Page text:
-Serve with delicious bread and enjoy!


Recipe Book: Bread Bowls and Root Veggie Soup

Winter means two things for me: good food and presents!  Since it’s the slow season at the farm, I have plenty of free time to cook delicious delectables, and Christmas presents like BREAD MACHINES make it even more fun!

CIMG2851For my first experiment with my new bread machine, I decided to make bread bowls to go with the wintery root veggie soup I’d been craving.  With many of my favorite vegetables going out of season soon, I had to take advantage of them one last time.  There is no set recipe for soup, as it’s really just a creation of your cravings.  For this soup I used carrots, turnips, rutabaga, kohlrabi bulbs & leaves, spinach, pinto beans, lentils, scallions, garlic, and a yummy blend of sea salt and spices.  Cook the veggies and beans until they’re just shy of being done, then throw them in the crock pot to simmer for a few hours with the herbs.  Yum!

The bread bowls were even easier.  My future mother-in-law copied the recipe for me out of her bread machine recipe book (later she decided that I simply had to have that book, which she proceeded to order for me – as if the bread machine wasn’t enough!) and really all you have to do is put the ingredients in the pan, sit back, and enjoy the smells!

CIMG2853Bread BowlsIngredients:
-1 cup water
-2 3/4 cups bread flour
-1 tablespoon sugar
-1 teaspoon salt
-1 1/2 teaspoons active dry yeast
-1 egg yolk
-1 tablespoon water

-Place all ingredients except egg yolk and 1 tbsp water in bread machine pan in the order they’re listed (wet ingredients always go first, then dry, yeast last).  Select the Dough/Manual cycle.
-Remove dough from pan using lightly floured hands.  Cover and let rest for 10 minutes on a lightly floured surface.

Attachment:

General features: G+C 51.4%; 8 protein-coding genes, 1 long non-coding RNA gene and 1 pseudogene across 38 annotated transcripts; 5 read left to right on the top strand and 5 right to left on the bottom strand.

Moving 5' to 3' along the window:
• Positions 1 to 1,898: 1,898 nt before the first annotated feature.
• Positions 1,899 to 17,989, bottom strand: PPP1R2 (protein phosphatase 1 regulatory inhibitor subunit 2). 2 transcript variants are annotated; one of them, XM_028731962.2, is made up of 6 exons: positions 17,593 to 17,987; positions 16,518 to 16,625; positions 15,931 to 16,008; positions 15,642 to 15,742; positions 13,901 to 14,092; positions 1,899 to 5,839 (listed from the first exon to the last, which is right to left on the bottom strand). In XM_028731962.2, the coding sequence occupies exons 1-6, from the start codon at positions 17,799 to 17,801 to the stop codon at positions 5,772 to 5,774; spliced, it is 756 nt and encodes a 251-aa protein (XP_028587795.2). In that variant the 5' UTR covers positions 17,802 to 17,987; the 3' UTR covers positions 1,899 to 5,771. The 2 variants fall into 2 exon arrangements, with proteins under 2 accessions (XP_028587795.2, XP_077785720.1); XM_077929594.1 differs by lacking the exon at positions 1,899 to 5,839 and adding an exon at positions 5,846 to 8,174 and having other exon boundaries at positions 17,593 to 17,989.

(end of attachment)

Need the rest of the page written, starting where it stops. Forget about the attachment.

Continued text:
-Grease the outside of 6 10-oz custard cups (I used 3 mini bread pans, which are about the size of a large muffin.  They were the perfect size & thickness, I don’t see how you could stretch that amount of dough to make 6 bowls).  Place cups upside down on ungreased cookie sheet.  Divide dough into 6 equal pieces.  Roll or pat each piece into 7 inch circles on a lightly floured surface.  Shape the circle over outside of cups.  Cover and let rise in a warm place for 15 to 20 minutes or until slightly puffy.
-Heat over to 375 degrees.  Mix the egg yolk and water and brush over bread bowls.  Bake 18 to 22 minutes or until golden brown.
-Fill with your favorite soup and enjoy!


Recipe Book: CHEESE!!

My household works very hard to support local dairy farms.  Between me, my fiance, and the puppy, we go through several gallons of milk, about 2 quarts of yogurt, and several blocks of cheese a week.  We get our milk from Nice Farms Creamery in Federalsburg, MD, and let me tell you, it’s pretty fabulous.  I’ve already told you about the benefits of milk from pastured cows (see my post on pasture-raised animal products), and NFC milk not only comes from grass-fed cows, but it’s the highest quality whole milk I’ve found on the Delmarva peninsula.  Though raw milk is stupidly illegal in Maryland, NFC’s milk is the closest you can get to it; it’s low-temperature pasteurized and not homogenized, which ensures that all of the good fats, proteins, and nutrients are still intact.  The yogurt is simply fabulous, and, much to every local foodie and holistic health enthusiast’s delight, NFC has started making butter!  Chesapeake Bay Farms in Worcester Co., MD also makes butter, though I must admit that nothing can compare to NFC butter.  CBF also makes some pretty delightful cheeses and ice creams, both of which do not last long in my house.

Which brings me to the point of this post… CHEESE!!  Since we love cheese so much around here, and since NFC’s milk is the best around, I decided to have a go at making some simple Paneer cheese with it.  Turns out, it’s super easy!

-half a gallon of milk (whole milk works best – it’s richer in taste and nutrients)
-3 to 4 tablespoons of lemon juice or vinegar (I used apple cider vinegar and it gave the cheese a wonderful sweet, sharp flavor)
-cheesecloth, large pot, stirring spoon, colander

-To prep, line a colander with cheesecloth.  You may need 2 pieces to make sure the entire surface is covered.  If you plan to preserve your whey (which you should, and I’ll tell you why later), place the colander in a dish deep enough to hold about 1/4 a gallon of milk.
-In a large pot, preferably a heavy-bottomed pot like a stock pot to ensure even heat distribution, bring the milk to a boil, stirring constantly to prevent burning at the bottom and to reduce foam on top.CIMG2791